MB: I’m not really sure where my lyrics come from, they just kind of happen. I do read a lot of fantasy, and though I can’t really say whether or not one book in particular has affected what I write, I can definitely say I have a fondness for and interest in made up places, not of this time and maybe not of this planet. I love getting lost in a book or movie, then looking up and being surprised I’m sitting in my living room. I wanted to create another world for the listener with Supreme Parallel. Maybe a dreamier and hazier world where everything is a little bit foggy and warm and everyone is floating around, a place you can forget your troubles for a second and zone out.
The Key: Aside from singing, you play everything from the lap harp to guitar to sets of wine glasses. When did you start playing music and which instruments did you start with?
MB: I started writing music when I was 6. My best friend at the time and I wrote and recorded songs together on his karaoke machine and on my talk boy. We both played the piano in the recordings and I would occasionally play the bongo. I started playing guitar when I was 15. But didn’t really get into it until I was 20..
The Key: You grew up in South Jersey and went to school in Brooklyn, NY. Now, you’re building a career in Philly, where you’ve resided for the past two years. How did you start performing live, and which city did you start performing in?
MB: I was living in Brooklyn and was in a pretty dark place. My best friend had moved out of the country, my other best friend and I were in the midst of a tragic break up, and I was very very lonely. I didn’t really know what to do with my time and didn’t really have anyone to spend it with. I had written songs since I was a kid, but never really thought anyone would want to hear them. I thought maybe I’d try to play out and in the process I’d meet new friends or maybe a band I could play in. I think that’s what I wanted to do, play in someone else’s band. I had friends in Philly and they booked me at some house shows. I started playing in Brooklyn first though, my first show was at coco66 in Brooklyn and then 2 weeks later is was at the Manton house in Philly opening for Gods and Queens. I went on tour kind of right away, and fell in love with that.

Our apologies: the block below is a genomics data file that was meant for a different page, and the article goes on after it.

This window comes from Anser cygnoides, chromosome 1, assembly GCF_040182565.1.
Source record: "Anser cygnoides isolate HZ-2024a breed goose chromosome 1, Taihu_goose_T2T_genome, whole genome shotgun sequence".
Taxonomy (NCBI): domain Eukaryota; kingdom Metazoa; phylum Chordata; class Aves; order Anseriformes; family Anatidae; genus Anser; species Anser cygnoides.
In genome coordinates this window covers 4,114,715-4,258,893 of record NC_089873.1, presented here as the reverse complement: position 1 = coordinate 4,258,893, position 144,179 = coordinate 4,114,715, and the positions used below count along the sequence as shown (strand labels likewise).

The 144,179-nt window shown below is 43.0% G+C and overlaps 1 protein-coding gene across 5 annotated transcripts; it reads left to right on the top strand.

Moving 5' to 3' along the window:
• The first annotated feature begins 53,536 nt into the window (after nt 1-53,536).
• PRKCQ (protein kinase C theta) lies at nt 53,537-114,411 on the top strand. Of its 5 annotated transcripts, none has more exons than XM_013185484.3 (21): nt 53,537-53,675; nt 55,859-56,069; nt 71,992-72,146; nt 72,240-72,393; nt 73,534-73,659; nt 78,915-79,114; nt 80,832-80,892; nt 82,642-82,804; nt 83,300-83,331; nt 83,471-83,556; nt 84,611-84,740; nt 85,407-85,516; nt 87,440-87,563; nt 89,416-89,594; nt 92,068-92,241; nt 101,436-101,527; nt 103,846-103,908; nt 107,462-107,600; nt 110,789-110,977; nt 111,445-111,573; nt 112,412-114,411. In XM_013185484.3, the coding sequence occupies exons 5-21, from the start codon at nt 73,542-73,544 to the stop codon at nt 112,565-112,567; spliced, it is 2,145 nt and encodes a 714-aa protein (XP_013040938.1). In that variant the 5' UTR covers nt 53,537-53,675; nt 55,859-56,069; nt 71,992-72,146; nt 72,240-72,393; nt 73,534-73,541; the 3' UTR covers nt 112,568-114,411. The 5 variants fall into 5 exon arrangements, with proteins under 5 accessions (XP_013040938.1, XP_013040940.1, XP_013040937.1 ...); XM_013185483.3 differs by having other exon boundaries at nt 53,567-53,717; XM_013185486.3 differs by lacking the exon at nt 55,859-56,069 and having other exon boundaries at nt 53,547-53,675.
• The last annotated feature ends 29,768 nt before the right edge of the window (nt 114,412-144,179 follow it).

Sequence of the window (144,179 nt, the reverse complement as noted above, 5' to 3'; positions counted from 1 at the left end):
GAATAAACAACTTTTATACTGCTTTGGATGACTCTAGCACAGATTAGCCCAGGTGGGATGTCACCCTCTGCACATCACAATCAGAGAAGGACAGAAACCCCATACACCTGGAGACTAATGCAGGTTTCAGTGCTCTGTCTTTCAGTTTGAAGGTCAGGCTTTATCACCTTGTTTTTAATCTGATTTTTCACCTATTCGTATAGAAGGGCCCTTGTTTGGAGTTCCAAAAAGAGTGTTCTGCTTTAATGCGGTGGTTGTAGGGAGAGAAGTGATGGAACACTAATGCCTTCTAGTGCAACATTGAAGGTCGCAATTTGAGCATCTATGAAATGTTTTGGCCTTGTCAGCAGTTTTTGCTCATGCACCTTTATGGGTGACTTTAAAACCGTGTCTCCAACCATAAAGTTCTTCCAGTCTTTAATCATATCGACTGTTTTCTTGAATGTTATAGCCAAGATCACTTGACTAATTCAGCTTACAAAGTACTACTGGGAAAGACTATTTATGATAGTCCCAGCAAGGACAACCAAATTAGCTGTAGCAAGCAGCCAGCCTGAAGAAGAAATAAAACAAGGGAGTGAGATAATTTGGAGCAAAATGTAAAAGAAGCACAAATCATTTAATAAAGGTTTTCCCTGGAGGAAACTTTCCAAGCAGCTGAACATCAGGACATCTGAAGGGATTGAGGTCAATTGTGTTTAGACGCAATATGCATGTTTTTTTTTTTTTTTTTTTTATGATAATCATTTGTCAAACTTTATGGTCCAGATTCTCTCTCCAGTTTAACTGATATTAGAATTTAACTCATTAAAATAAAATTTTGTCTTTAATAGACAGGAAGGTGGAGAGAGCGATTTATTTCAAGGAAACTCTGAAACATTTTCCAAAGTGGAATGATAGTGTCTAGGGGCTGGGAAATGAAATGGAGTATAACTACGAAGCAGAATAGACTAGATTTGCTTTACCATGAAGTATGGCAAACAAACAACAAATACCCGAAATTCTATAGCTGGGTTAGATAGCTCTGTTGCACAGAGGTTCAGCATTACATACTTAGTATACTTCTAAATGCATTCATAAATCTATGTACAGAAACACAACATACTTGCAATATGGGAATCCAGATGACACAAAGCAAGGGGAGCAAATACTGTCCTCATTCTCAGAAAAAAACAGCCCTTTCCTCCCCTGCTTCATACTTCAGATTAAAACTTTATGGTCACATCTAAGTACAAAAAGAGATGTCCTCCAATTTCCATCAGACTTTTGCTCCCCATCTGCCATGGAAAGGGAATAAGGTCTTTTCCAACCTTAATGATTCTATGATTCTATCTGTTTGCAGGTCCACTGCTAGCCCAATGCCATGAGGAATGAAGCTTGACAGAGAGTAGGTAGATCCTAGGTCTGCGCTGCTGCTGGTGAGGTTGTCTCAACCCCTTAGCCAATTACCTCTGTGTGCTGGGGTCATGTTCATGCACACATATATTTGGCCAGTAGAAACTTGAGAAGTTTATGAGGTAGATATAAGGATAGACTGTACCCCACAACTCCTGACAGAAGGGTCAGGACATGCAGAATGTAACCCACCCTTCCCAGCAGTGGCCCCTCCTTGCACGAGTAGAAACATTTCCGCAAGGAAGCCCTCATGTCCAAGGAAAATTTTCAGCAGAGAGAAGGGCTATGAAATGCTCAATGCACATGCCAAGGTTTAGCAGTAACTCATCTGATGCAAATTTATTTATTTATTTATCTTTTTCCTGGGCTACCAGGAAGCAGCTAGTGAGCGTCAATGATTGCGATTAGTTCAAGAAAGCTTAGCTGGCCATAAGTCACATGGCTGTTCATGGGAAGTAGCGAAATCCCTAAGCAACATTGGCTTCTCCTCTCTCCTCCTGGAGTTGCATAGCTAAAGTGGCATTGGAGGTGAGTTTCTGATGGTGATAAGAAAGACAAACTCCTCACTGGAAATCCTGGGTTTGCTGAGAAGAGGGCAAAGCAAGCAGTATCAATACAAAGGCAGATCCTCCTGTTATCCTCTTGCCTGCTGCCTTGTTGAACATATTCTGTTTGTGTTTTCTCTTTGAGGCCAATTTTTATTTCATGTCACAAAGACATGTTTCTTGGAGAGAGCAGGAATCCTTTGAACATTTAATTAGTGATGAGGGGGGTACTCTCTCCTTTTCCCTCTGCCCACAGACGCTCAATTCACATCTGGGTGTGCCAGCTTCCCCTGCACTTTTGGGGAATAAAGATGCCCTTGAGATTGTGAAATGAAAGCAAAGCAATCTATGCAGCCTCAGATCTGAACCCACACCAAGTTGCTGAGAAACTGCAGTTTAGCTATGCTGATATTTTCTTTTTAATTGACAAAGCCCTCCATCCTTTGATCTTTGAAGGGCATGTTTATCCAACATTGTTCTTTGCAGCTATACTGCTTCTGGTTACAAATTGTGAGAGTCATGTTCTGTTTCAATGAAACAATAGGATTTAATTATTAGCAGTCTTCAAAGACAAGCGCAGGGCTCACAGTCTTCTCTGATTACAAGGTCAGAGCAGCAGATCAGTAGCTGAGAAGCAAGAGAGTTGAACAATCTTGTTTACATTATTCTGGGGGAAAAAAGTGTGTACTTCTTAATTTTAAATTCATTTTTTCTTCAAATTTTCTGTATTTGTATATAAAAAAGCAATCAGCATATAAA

The Key: What made you decide to further your career in Philly as opposed Brooklyn?
MB: New York is too money driven. I was finding it difficult to focus on creative things because I had to hustle so much just to feed myself. All of my priorities were off too, I just wasn’t happy. I started taking music a little more seriously and found happiness in that, but could never really find the time. Philadelphia made sense because I already knew a lot of people here who were doing things I wanted to be a part of. There is a rich artistic community here and it is a relatively cheap place to live.
The Key: BONUS QUESTION: Did you grow up listening to N*SYNC and the Backstreet Boys like I did, and if so, how would you rate them as musicians?
MB: No, but I was a Hanson freak. I can tell you that my moms ringtone was once “Sexy Back” by Justin Timberlake. No one can deny, not even my mom, that song is dope.
Bad Braids’ shares the “release” part this Saturday with local harpist Mary Lattimore (whose “The Withdrawing Room” will be distributed on 300 limited edition black vinyl) and the “tour kick-off” thing with her good friend (and co-conspirator) Mike Bruno, who’s accompanying her to Europe. Go here for more information about the show. Go here
Bad Braids, Unlocked